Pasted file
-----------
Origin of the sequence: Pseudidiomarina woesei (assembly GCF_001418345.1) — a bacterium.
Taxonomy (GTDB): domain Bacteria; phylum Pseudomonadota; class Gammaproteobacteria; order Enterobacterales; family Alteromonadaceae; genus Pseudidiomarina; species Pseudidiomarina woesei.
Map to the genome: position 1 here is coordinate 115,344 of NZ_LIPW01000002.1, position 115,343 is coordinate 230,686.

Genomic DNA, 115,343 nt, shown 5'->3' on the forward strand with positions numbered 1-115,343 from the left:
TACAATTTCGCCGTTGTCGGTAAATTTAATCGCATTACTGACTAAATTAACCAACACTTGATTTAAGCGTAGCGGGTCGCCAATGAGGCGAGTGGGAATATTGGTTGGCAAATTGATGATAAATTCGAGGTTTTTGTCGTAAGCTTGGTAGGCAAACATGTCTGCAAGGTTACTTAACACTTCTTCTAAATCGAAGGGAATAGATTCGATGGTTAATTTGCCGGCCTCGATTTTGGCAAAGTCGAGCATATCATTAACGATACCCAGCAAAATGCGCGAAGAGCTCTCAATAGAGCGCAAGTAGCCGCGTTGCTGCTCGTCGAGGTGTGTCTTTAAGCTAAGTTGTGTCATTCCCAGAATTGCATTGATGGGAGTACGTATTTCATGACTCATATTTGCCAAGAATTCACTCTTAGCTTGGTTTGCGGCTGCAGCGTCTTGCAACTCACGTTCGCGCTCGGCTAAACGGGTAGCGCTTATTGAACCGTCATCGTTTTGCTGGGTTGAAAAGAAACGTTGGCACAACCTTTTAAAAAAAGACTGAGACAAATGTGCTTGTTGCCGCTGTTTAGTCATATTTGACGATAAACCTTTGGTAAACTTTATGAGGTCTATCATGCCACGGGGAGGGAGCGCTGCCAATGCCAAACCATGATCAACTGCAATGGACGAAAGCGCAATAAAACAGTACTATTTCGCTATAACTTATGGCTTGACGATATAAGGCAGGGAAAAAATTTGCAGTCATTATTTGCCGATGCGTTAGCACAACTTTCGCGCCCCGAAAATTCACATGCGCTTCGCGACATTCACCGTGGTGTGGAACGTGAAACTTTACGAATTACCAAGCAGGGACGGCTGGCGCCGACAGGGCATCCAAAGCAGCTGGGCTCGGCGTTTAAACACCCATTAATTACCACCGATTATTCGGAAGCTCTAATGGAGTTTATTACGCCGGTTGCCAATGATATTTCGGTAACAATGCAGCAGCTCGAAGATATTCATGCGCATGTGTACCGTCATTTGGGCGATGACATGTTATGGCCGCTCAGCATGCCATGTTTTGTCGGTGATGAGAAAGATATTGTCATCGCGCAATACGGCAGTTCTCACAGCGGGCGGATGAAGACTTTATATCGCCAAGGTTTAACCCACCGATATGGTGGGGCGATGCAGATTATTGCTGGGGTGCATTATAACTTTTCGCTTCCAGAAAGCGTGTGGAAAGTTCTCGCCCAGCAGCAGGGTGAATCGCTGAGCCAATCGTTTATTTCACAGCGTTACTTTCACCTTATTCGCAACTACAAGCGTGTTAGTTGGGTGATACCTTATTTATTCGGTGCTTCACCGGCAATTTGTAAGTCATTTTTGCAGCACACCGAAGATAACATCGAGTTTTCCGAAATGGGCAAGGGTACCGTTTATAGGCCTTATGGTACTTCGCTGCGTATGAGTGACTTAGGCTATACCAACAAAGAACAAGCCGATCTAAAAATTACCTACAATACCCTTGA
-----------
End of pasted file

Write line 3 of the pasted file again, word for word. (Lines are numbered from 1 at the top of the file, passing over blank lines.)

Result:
Map to the genome: position 1 here is coordinate 115,344 of NZ_LIPW01000002.1, position 115,343 is coordinate 230,686.